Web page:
If you didn’t know the history of the place, you’d probably wonder why anyone would build a concrete grandstand in the middle of a thick forest. But not so long ago, that grandstand was filled with boisterous racing fans cheering on their favorite drivers – Richard Petty, Fireball Roberts, Cotton Owens, Ned Jarrett – as they sped around the one-mile dirt loop of Occoneechee Speedway in Hillsborough, North Carolina.
Occoneechee Speedway got its start when NASCAR founder Bill France Sr. was flying his private plane over the Hillsborough area and saw an old horse racing track on some farmland that had been the site of an Occaneechi settlement in the 17th century. He bought the land and expanded the track to a mile oval (technically, it’s 0.9 of a mile) and held stock car races from NASCAR’s inaugural season in 1949 until 1968, when Richard Petty won the last race at Occoneechee (which had been renamed Orange Speedway in 1957). When local church leaders began voicing their objections to racing on Sundays, France decided to open a much larger – and much faster – track in Alabama: Talladega Superspeedway.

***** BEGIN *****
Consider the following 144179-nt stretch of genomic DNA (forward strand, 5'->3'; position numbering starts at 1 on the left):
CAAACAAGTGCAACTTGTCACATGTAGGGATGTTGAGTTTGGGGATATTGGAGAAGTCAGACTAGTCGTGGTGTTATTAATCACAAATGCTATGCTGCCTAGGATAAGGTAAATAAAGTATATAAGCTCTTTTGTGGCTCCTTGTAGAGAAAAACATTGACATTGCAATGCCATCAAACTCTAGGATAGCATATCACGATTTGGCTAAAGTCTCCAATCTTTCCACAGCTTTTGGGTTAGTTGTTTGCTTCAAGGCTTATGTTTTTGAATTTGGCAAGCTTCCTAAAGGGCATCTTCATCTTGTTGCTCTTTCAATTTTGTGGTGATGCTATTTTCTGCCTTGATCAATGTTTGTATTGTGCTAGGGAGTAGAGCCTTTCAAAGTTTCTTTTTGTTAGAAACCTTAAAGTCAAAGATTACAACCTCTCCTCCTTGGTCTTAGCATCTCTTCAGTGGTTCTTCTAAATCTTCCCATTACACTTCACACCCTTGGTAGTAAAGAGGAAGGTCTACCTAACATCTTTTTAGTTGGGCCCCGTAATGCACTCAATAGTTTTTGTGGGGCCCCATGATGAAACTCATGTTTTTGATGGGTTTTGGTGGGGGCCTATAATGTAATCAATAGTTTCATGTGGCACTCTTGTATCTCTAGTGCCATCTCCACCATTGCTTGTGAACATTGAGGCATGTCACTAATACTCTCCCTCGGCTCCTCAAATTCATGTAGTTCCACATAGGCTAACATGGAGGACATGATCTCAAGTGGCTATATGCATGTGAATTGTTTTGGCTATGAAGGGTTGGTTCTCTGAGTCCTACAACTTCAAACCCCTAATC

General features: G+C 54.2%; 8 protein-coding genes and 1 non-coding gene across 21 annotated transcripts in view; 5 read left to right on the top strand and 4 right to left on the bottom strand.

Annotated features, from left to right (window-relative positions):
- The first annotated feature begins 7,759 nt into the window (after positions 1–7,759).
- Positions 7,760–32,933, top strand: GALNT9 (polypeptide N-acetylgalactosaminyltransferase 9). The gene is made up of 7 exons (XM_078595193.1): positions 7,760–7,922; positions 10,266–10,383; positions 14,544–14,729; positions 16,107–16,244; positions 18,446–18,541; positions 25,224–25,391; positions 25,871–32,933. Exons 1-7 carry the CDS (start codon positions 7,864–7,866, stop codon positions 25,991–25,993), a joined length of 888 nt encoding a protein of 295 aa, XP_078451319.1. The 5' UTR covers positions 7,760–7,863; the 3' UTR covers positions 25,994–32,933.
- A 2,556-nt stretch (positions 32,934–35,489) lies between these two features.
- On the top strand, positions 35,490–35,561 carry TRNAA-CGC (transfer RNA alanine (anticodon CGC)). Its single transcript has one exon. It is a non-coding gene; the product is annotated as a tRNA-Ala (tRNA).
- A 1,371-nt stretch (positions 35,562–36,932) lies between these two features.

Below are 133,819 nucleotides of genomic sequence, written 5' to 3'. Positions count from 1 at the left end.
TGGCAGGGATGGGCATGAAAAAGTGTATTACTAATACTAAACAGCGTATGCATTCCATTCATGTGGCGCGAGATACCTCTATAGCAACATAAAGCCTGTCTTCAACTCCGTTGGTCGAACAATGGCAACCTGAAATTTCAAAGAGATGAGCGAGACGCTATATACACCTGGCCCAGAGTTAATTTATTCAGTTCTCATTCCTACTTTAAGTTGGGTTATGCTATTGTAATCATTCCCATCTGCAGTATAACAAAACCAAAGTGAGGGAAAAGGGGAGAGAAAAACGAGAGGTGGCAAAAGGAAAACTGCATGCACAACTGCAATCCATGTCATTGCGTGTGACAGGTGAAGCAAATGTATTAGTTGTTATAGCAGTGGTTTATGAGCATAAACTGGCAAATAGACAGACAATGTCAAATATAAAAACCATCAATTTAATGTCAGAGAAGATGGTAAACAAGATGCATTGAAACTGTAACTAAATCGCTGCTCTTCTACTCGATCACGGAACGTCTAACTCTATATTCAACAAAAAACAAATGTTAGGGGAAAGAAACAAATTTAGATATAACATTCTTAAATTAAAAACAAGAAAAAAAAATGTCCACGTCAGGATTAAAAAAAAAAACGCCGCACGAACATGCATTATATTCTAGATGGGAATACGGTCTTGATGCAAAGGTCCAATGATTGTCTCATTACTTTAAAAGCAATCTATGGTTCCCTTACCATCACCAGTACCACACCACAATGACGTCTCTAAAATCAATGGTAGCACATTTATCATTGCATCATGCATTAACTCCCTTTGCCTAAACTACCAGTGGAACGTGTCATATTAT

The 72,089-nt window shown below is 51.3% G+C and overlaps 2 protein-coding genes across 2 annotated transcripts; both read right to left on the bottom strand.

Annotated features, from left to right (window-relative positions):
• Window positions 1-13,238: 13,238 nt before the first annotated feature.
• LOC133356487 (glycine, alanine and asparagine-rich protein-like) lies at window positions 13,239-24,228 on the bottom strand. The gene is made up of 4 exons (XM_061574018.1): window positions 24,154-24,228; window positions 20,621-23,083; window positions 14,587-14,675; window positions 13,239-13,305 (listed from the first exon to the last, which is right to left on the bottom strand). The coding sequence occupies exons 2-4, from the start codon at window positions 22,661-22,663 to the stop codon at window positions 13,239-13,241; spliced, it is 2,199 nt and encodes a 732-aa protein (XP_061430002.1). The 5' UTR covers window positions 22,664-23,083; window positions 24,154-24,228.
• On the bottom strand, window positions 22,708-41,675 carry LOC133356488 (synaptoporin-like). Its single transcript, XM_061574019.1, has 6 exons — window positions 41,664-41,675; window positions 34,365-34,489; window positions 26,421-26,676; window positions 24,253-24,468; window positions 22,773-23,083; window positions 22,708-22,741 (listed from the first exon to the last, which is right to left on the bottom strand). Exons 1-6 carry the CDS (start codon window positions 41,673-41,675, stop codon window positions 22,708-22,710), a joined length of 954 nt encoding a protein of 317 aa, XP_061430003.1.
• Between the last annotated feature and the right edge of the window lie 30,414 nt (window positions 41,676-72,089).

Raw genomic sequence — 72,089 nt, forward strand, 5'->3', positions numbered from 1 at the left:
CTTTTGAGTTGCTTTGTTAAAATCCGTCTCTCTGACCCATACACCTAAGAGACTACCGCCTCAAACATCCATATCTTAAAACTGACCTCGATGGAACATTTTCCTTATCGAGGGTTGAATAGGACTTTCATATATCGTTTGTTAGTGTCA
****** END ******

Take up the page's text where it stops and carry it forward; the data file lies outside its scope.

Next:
Today, the site of the old race track is now the Historic Occoneechee Speedway Trail, maintained by the Historic Speedway Group, who have reclaimed the track from the forest that devoured it over the last 50 years. Visitors can walk the old dirt loop and try to imagine the excitement of the track’s glory years.
My wife and I walked from the small parking lot to the track and around the loop, then back to the car. We covered about two miles altogether, not a very demanding hike. The trail offers firm footing on a flat walking surface, and the Historic Speedway Group even rebuilt the rest rooms near the grandstand.
Old number 72 (topmost image) actually raced at Occoneechee. Today it rests on what used to be the pit area, which was perilously close to the cars speeding down the straightaway – with no wall to separate them.
The next time you’re eager to get outside and do something active, experience some of our state’s cultural and natural history at ol’ Occoneechee.